DENVER, Colorado — Friends and family of Dieter Kowalski describe him as funny, motivated, happy and kind.
Kowalski, who lived in Denver, was killed on Easter Sunday when a bomb exploded in the hotel he was staying in during a business trip to Sri Lanka.
Shortly after family members confirmed Kowalski's death, friends took to Facebook to remember him. A profile going by the name Meredith Hotz shared a GoGetFunding campaign in at least three comments on Kowalski's page.
In an effort to verify the campaign, 9NEWS clicked on the link and discovered Meredith Hotz, the "campaign owner," was trying to raise $3,000 "to cover the unexpected costs of funeral services his family now faces."
The GoGetFunding website prevents anyone who is not an account holder from emailing a campaign owner, so, instead, 9NEWS searched for Meredith Hotz on Facebook.
The first profile that popped up appeared to be the same woman who had commented on Kowalski's page with the GoGetFunding link. Same name. Same profile picture. Same cover photo.
9NEWS sent that Meredith Hotz a Facebook message asking if she was raising money for Dieter Kowalski's family through GoGetFunding.
"Hi Alli, I did not. Dieter was such an amazing guy so if there is such a thing, I would be more than happy to donate," Hotz responded.
A few messages later, 9NEWS sent Hotz a link to the campaign.
"That's alarming! No, that's not me!" she said.
"There was a fake profile page on Facebook for me. They had taken my photo, my cover photo, and my background photo and they duplicated that. Then blocked me from being able to see it," Hotz said she discovered after enlisting the help of friends and family,
Hotz said she then called a few of Kowalski's friends to find out if anyone else was working on a funding campaign.
"Nobody was doing that," she said. "So we worked to get the Facebook profile removed. My dad was able to go on there and find it, because they didn’t block him, and report it to Facebook. They were really, really responsive and took it down immediately."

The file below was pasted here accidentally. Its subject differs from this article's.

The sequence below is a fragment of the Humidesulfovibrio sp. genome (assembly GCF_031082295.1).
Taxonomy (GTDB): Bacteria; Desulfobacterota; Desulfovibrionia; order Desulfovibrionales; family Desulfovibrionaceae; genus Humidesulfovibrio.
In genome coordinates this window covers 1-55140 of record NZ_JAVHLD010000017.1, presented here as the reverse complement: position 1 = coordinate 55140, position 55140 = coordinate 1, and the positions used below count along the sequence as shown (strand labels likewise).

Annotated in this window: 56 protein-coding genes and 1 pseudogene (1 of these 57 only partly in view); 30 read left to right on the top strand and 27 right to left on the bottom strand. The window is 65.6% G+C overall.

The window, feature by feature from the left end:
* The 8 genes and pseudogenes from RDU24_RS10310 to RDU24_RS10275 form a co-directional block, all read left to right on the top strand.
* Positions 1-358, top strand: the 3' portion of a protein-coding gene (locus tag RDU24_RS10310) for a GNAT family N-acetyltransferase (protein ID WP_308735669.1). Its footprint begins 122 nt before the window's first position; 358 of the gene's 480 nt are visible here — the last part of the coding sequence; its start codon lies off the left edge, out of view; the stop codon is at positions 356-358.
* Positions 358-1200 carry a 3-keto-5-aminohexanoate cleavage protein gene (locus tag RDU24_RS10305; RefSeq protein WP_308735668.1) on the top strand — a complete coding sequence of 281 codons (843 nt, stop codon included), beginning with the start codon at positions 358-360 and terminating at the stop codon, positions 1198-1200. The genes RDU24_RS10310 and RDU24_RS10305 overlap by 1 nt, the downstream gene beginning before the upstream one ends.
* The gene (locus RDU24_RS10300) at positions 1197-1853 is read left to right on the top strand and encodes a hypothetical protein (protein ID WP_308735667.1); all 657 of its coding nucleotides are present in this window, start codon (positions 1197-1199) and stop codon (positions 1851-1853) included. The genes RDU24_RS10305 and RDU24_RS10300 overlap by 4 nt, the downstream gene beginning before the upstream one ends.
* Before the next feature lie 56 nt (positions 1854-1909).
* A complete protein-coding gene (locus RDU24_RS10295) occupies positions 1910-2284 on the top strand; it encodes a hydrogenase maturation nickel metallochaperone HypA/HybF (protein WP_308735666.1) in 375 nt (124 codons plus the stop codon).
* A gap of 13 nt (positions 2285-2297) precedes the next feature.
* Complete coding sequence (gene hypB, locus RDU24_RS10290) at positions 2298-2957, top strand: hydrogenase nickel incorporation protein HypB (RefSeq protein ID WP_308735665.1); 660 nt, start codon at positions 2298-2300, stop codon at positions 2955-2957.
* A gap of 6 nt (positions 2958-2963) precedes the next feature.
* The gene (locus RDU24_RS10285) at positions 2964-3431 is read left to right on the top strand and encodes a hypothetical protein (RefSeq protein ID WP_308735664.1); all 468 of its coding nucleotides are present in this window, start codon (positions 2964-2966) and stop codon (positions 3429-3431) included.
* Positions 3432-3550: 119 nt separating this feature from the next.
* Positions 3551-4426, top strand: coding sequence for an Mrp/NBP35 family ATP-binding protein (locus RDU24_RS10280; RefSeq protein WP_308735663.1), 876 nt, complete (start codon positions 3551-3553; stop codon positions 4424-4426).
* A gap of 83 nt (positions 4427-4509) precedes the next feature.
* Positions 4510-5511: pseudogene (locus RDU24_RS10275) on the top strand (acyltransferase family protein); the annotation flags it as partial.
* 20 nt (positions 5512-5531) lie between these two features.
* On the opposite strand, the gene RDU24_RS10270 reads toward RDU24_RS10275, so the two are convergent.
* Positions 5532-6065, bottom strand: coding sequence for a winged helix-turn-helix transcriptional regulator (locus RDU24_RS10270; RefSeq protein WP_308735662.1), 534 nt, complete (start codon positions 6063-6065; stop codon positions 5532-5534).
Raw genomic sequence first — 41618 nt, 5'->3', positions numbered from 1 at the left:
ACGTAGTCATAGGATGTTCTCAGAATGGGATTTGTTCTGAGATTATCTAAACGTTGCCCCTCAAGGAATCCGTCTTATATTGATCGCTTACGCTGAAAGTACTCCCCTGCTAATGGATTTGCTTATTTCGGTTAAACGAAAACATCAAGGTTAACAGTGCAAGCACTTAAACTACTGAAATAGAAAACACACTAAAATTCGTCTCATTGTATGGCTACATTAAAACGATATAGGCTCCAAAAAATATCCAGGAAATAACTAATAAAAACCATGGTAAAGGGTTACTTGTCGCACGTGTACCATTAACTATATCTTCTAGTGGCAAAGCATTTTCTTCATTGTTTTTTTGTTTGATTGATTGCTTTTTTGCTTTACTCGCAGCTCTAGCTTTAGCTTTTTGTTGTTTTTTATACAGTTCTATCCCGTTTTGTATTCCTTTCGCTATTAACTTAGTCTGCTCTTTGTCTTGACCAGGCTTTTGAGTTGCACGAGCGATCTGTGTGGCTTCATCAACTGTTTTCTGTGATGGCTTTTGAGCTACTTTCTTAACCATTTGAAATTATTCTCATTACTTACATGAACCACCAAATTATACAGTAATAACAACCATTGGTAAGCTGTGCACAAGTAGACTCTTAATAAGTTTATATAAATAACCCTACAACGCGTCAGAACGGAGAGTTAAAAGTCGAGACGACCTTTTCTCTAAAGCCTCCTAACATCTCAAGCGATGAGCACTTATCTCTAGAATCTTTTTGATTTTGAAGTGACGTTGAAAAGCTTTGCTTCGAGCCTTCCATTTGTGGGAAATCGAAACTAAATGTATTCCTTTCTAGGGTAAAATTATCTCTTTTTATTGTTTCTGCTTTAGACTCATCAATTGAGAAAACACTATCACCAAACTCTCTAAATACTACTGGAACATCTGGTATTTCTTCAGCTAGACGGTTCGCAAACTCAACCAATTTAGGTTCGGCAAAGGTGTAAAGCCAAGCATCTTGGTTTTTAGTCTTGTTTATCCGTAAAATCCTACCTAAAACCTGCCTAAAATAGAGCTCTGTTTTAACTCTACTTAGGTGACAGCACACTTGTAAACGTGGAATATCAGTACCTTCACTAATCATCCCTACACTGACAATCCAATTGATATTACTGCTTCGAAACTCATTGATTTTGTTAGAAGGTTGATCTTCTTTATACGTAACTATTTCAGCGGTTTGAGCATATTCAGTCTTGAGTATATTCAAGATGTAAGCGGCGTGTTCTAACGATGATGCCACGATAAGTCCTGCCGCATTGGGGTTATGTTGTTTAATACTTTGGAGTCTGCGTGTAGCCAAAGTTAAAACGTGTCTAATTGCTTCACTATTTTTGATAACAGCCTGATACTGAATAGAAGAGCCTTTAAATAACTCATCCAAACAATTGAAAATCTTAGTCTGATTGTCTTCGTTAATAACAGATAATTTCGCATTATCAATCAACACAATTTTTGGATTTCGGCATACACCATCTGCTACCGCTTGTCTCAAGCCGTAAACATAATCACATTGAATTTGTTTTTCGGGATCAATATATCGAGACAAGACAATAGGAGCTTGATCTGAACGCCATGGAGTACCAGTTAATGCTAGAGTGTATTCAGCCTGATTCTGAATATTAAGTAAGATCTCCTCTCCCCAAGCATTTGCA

Hotz's friends and family then reported the campaign as a fraud to GoGetFunding. She said it took the site between six to seven hours to take it down.
"I was kind of just at the mercy of hoping nobody donated. One person did donate, and I hope they do get their money back because that wasn’t for Dieter," Hotz said.
Hotz knew Kowalski through one of her good friends.
"He had a lot of really close friends and I was happy to be acquainted with him," she said.
Not only did the person behind the campaign use someone who knew Kowalski to try to gain the trust of any potential contributors, but they also included a paragraph detailing his life and legacy.
"While it was really nicely written, I didn’t write it," Hotz said.
A quick google search by Hotz on Tuesday revealed the unlikelihood that the campaign creator wrote the tribute either. Hotz found a GoFundMe campaign created last week with the same language minus Kowalski's name.
Hotz said she discovered on Tuesday that two more campaigns had been created under her name to raise money for Kowalski.
"I think Dieter would be appalled at this behavior. He went to great lengths to always help everybody and I think he would be absolutely appalled that somebody would do this and use his name and his death to play on people’s emotions and get them to donate to a false site that has nothing to do with Dieter. None of that money is going to him," Hotz said.
Hotz wants others to know that there are ways to ensure your money is going to the intended cause.
"A lot of times, the people trying to take advantage of others will use a website that has some of those words in it. It will be something fund me or go something-something. So that's one thing to be aware of," said financial expert Kyle O'Dell.
O'Dell also said another critical step is to "reach out to the friends or family members that are posting this."
At first, Hotz was unsure if she should get law enforcement involved.
"This has just been such a distraction to what we’re supposed to be focusing on. That’s the life of Dieter and the people who loved him and celebrating his life and his legacy. This is just such a distraction and it's unnecessary. So, I don’t know if I want to continue it and make it bigger but I also don’t want anybody else to get scammed," she said.
Once she discovered the additional campaigns in her name, Hotz decided it was time to contact the appropriate authorities.
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